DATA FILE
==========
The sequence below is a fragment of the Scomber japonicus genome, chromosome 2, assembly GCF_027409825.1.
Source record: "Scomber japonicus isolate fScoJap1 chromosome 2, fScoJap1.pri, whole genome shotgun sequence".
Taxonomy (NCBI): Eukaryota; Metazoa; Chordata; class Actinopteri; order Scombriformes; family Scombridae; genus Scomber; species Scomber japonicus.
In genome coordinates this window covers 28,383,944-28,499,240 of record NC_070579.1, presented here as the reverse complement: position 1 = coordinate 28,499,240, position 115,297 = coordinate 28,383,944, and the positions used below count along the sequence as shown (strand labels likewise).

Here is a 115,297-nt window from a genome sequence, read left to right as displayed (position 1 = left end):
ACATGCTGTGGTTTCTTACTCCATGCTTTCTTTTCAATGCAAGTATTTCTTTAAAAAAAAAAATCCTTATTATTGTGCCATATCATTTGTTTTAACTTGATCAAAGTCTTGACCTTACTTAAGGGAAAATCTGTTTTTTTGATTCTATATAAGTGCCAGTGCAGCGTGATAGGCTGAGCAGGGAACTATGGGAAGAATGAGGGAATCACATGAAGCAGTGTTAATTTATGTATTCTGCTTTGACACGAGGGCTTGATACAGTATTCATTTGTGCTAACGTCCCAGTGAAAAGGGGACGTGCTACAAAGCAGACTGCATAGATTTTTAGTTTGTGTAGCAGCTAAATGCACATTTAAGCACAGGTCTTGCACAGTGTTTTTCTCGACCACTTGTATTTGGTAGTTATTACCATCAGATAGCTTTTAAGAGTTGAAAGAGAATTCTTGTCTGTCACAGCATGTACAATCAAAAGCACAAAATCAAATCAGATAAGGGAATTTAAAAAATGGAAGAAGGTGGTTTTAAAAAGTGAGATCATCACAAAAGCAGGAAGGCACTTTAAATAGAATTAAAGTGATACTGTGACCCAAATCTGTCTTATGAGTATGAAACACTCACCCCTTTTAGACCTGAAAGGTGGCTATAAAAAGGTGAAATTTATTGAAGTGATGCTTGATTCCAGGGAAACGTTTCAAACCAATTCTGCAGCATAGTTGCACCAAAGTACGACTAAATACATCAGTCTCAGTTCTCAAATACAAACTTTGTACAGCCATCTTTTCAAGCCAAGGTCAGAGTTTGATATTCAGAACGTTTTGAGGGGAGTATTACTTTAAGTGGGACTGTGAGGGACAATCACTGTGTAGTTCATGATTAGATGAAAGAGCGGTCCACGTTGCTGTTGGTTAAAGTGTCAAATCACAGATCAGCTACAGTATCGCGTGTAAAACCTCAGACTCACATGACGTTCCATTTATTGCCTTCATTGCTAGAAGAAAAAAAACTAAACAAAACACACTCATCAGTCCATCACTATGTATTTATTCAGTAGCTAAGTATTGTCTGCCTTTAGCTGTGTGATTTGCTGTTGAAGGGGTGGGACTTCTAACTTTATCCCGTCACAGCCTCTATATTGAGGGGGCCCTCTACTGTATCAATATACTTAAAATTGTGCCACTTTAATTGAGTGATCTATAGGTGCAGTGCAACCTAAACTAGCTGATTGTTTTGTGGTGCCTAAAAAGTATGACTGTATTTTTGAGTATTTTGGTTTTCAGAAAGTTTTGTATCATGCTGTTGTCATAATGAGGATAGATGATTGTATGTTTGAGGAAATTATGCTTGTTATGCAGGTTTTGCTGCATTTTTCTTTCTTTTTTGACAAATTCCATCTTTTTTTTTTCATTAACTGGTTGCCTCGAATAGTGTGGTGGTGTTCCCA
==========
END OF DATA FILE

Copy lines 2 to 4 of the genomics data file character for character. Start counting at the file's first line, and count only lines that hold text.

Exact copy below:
Source record: "Scomber japonicus isolate fScoJap1 chromosome 2, fScoJap1.pri, whole genome shotgun sequence".
Taxonomy (NCBI): Eukaryota; Metazoa; Chordata; class Actinopteri; order Scombriformes; family Scombridae; genus Scomber; species Scomber japonicus.
In genome coordinates this window covers 28,383,944-28,499,240 of record NC_070579.1, presented here as the reverse complement: position 1 = coordinate 28,499,240, position 115,297 = coordinate 28,383,944, and the positions used below count along the sequence as shown (strand labels likewise).